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Grand Rapids in 1856

Scene of early Grand Rapids viewed from the...

History Grand Rapids by the Grand Rapids Historical Commission


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The Woman's Committee of World War I

by Diana Barrett

published: February 1st, 2007

In April of 1917 as the United States entered World War I, the Woman’s Committee, a government-appointed national organization and a division of the Council of National Defense, was formed. A survey of the skills women could contribute to the national war effort on the home front, obtained through a voluntary registration program, became the major effort of the Woman's Committee. At the end of April in 1918 Woman's Committee volunteers in Grand Rapids and surrounding areas completed 20,000 registration cards that recorded important personal information and skills of women. Busy registrars at "The Hut" in Campau Square finally closed their books at 10 p.m. on the final Saturday night after women had stood in long lines to have their information recorded. Today, cards from this 1918 national registration are almost non-existent, and the 20,000 cards in the GR History and Special Collections Department at the Grand Rapids Public Library appear to be very rare. Genealogists, academics, social historians, or those who are just curious to learn about the women of that era in Grand Rapids will find it enormously valuable. (Find more information to your right in Related Items)

The Spirit of Woman-Power

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The state's publicity poster, by Paul Honore of Detroit, entitled "The Spirit of Woman-Power," encouraged women thoughout Michigan to register during the week of Saturday, April 27th through Saturday, May 4th. A trained registrar conducted a twenty-to-thirty minute interview with each woman and recorded the information on a 5 X 8 card, designed and printed in Washington DC and used nationally. There were 1000 trained volunteer registrars in Grand Rapids, and during one week those women registered approximately twenty thousand local women over the age of sixteen.


Agnes Bell Registration Card, front

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The registration card of Agnes Bell, a Lithuanian immigrant, is just one of the registration cards in the incredible "snapshot in time" reflected in this collection. Approximately half of the female population over the age of sixteen registered and is represented in the collection. Registration cards of any type rarely collect such a broad scope of information about individuals as those developed by the Woman's Committee.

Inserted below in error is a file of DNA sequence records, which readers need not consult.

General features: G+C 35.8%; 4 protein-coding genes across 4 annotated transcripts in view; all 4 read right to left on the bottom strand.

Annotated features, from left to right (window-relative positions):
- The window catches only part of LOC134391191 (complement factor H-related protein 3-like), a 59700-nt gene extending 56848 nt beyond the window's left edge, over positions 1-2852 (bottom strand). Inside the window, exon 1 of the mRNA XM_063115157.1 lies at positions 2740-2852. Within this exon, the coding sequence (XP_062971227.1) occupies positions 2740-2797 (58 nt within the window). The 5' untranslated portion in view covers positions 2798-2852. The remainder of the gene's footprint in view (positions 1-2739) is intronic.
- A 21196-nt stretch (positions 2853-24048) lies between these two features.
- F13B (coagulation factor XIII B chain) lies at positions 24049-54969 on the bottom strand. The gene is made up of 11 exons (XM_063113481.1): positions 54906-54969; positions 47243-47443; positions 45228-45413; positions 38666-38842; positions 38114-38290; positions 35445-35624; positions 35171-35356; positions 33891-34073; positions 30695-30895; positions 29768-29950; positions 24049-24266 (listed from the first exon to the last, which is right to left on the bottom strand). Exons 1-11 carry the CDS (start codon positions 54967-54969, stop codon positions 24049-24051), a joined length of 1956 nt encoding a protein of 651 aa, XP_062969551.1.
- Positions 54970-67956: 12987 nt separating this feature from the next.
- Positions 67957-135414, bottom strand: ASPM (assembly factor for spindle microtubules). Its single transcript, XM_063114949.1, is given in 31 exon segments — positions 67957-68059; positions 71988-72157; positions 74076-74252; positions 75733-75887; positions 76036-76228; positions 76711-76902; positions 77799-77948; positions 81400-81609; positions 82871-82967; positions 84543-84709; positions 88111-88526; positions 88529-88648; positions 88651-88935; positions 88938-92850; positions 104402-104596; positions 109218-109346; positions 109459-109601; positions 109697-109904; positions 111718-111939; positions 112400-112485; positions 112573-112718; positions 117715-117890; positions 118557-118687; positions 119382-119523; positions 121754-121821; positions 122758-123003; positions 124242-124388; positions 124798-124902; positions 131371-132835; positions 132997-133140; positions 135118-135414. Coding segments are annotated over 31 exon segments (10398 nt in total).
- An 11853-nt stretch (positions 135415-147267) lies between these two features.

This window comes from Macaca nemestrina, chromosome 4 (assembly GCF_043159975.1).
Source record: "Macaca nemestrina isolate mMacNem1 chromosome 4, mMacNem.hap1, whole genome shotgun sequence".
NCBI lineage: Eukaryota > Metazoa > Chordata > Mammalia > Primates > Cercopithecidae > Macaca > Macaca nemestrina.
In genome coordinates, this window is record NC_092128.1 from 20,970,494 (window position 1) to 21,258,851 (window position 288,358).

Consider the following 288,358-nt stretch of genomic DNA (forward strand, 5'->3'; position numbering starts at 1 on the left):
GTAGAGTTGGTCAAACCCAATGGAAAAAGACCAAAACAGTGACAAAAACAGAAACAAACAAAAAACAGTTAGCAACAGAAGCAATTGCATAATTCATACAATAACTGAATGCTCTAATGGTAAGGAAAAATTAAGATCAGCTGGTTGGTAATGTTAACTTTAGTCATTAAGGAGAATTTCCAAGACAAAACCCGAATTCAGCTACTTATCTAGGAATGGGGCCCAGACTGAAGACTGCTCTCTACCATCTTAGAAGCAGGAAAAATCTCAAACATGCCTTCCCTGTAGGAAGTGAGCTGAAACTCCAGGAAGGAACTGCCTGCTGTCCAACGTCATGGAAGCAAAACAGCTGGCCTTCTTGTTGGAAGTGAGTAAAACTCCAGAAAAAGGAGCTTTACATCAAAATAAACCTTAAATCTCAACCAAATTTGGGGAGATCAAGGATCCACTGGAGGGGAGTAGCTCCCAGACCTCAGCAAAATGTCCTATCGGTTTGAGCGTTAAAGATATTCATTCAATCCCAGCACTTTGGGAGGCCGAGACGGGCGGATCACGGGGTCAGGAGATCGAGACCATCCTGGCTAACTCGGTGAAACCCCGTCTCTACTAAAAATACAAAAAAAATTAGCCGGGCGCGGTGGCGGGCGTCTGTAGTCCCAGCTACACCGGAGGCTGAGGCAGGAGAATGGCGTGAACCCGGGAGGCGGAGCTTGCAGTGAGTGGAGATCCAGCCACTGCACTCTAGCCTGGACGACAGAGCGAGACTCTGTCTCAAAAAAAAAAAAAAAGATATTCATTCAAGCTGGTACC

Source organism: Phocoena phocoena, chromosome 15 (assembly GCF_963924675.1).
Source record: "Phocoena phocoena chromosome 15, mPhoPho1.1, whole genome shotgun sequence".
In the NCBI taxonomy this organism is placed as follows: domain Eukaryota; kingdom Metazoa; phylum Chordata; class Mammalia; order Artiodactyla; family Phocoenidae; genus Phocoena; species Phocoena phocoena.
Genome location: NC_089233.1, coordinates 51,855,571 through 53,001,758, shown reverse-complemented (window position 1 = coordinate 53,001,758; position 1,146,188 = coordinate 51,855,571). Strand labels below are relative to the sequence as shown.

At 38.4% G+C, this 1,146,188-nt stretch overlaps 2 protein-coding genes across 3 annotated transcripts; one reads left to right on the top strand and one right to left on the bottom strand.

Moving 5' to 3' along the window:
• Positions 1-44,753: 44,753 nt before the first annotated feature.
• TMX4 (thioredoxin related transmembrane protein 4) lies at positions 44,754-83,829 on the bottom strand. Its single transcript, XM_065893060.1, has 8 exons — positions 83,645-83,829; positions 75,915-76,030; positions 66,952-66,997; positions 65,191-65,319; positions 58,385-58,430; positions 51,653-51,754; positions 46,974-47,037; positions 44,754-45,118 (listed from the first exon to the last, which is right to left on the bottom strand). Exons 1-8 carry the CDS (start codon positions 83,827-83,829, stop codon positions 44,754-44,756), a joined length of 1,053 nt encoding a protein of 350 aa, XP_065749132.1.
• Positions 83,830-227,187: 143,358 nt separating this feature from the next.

Bertha Brazelton Registration Card, back

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The back of the card belonging to Bertha Brazelton, an African-American resident of Grand Rapids, indicates she registered at Henry School, records the state of her health, and names what she is willing to contribute. We also learn the name of the registrar who conducted the interview. These cards are about women from all social backgrounds, income levels, years of education, both immigrant and native born, and we learn that an unexpected number of women were employed in many different occupations. They offered their skills, and expressed interest in being trained in a vast array of choices.


Justina M. Hollister

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Justina Hollister served as Grand Rapids Woman's Committee chair. She was also a member of the local War Preparedness Board along with her husband, Clay Hollister, who became secretary for the state organization and chair for the local registration drive. The historic effort on the part of the nation's women has been all but forgotten, as have the registration cards that have languished overlooked and unused at the Grand Rapids Public Library for almost ninety years. Hopefully this photo essay will create more interest and lead people to investigate this valuable local and national resource.


Woman's Committee & War Conference

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Grand Rapids hosted the Southwestern Michigan War Conference August 8th & 9th in 1918. Women involved in the Woman's Committee were very active in the conference. At the left is a card for Mrs. William Blake showing her as an official registrar, as well as badges for the war conference which indicate the dates. A search of local newspapers to learn about the War Conference in Grand Rapids becomes possible because we have the dates from the silk lapel ribbon.


Bibliography

Items available at the GR History and Special Collections, Grand Rapids Public Library

  • Crane, Caroline Bartlett. History of the Work of the Woman's Committee (Michigan Division) Council of National Defense During the World War. 1922.
  • Scott, Emmett J. Scott's Official History of the American Negro in the World War. Chicago: Homewood Press, 1919.
  • Woman's Committee of the Council of National Defense, Collection 174
  • Newspaper Clippings, Women

Books available for circulation at the Grand Rapids Public Library

  • Gaudiani, Claire, Burnett, David G. Daughters of the Declaration. New York: Public Affairs, 2011.

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